A health and wellbeing centre will be built at St Andrew’s Hospice in Grimsby providing even better facilities for patients and the public.
The second phase of a £6.5 million redevelopment at the Peaks Lane site will go ahead, it has been confirmed.
The spa-like centre will include space for complementary therapies, lymphoedema services, aquatic physiotherapy and exercise studio/gym, as well as hair and beauty facilities.
The space will be available to patients, families and carers.
The first phase to reconstruct the adult hospice is well underway and is on track for completion at the end of this year.
This will increase the number of adult inpatient beds, all with en-suite facilities, by 50 percent, from eight to 12, and improve accommodation for parents of children who use the hospice.
A special room is also being created where the children rest prior to their funeral and this will be incorporated into the refurbished Butterfly Suite, where families can stay at the hospice and spend time with the whole family, giving the opportunity to say their good byes in a homely environment.
It will also provide two transition beds for young adults, as well as a hub which will be open to the general public and enable the hospice to provide more flexible services for patients and their families.
The new building will become a centre of excellence for all palliative care services, information and support.
All relevant professionals will be based at the new hospice to facilitate multi-agency working and to ensure the patients experience is as seamless as possible.
The local community will also be welcome to use a range of public facilities, access information and support. There are also plans for more pop up restaurant evenings as well as other entertainment.
The Building on Care campaign was launched in April to ask for the public’s help in raising £2.5 million of the overall total, £4 million of which has been funded by the hospice.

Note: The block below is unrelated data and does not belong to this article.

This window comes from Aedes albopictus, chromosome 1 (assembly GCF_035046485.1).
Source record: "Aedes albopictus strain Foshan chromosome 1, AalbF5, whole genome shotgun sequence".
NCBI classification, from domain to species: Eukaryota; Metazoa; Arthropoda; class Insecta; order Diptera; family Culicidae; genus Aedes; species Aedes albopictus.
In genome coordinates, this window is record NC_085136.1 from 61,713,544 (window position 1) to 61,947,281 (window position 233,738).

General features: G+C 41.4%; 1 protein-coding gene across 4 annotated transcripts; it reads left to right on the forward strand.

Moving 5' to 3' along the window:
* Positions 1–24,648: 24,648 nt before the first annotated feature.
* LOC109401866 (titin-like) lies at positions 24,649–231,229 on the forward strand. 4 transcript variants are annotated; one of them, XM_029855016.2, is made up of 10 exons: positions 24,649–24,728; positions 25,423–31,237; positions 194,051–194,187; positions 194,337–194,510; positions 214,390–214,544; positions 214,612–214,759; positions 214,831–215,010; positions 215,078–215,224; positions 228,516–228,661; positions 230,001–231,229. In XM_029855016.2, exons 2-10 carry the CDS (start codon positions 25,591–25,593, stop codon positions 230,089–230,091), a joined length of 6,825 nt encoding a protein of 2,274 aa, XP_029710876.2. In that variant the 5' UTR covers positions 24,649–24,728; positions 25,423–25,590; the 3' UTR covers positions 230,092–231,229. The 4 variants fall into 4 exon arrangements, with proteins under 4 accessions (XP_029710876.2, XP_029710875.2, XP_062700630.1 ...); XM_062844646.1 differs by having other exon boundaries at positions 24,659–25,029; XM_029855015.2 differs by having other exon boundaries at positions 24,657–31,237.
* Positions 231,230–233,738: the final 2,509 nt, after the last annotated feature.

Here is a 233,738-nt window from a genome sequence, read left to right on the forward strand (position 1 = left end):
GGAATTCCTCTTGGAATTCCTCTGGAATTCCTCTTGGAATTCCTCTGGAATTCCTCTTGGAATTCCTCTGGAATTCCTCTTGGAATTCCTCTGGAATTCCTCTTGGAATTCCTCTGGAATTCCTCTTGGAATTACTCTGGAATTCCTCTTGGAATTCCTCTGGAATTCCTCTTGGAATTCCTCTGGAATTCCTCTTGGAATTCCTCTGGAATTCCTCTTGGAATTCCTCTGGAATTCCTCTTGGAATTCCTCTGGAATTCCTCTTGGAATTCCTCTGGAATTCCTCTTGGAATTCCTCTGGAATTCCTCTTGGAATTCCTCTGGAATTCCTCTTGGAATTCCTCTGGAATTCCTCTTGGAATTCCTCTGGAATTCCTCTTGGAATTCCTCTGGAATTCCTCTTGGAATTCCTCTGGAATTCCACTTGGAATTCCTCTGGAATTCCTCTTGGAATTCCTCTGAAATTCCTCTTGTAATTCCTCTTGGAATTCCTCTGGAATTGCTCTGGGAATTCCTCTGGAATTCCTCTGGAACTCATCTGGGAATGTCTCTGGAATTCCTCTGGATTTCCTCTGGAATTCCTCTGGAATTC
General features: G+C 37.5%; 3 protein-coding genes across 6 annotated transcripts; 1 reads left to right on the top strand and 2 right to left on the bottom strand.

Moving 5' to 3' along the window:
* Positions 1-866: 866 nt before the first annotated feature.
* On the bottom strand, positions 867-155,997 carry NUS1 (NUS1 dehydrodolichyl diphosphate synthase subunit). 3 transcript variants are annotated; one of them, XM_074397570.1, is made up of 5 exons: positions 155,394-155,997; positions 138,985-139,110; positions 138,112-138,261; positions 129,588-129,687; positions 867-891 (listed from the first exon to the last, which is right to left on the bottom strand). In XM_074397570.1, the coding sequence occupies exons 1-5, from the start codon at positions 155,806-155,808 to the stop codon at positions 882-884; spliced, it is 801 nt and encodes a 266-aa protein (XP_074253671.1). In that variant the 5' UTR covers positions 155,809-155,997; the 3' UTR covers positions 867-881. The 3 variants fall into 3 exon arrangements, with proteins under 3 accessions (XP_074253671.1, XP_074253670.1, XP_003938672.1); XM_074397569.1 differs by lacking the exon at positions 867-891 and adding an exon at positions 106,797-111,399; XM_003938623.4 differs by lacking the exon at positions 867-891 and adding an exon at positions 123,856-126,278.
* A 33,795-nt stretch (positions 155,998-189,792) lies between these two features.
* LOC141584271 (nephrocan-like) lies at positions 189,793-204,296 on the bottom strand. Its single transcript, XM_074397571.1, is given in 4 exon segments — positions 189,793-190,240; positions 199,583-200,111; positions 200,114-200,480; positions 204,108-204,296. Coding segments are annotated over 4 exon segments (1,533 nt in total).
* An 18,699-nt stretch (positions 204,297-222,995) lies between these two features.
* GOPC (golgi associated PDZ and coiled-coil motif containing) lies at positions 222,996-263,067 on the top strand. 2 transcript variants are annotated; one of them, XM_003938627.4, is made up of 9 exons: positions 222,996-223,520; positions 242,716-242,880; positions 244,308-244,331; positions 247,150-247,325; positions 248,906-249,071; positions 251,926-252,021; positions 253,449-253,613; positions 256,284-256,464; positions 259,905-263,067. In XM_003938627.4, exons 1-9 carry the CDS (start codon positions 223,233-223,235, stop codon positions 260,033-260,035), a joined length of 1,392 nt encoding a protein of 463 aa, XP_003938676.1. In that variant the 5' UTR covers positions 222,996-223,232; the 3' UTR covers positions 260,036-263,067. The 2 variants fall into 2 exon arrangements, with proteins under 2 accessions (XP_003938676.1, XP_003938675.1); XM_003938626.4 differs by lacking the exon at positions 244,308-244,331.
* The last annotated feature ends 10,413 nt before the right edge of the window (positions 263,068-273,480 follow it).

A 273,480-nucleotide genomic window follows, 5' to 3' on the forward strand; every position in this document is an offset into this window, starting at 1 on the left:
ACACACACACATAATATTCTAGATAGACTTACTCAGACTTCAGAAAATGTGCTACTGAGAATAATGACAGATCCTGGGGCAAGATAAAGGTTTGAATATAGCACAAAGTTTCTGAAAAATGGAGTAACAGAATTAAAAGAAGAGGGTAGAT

It costs £3.7 million a year to cover running costs alone and only 12 percent of this comes from statutory funding.
Care is free, so the hospice relies on volunteers and donations.
“The Building On Care appeal is going well but there is still a long way to go,” said Alison Carlisle, the hospice’s chief executive.
“However, we are confident in the generosity of the people of Lincolnshire.
“Phase one will provide additional adult bedrooms, more consulting rooms and a community area.
“This means day patients and their families have more flexibility about when they come to the hospice and the way in which their care is delivered.
“We will also be able to provide more flexible care to suit the age and needs of each individual whatever their diagnosis.
“Part of this will see a transition service from children’s to adult services developed. Two adolescent rooms will ease the process for the young patient who, used to the children’s hospice, could find an adult environment daunting.
“Phase two will establish a health and wellbeing centre, which will provide more space to offer patients and carers with treatment rooms a resistance pool, and exercise and physiotherapy space in a spa-like environment.”
St Andrew’s Hospice looks after 1,000 adult patients and their families in North East Lincolnshire alone each year, and more than 100 children in the wider region.
“We are appealing to the public, businesses and organisations to help us reach our target – and ensure we continue to provide the very best hospice services and facilities available anywhere in the country for years to come,” added Alison.
For more information about the Building On Care campaign and ways you can help, visit www.standrewshospice.com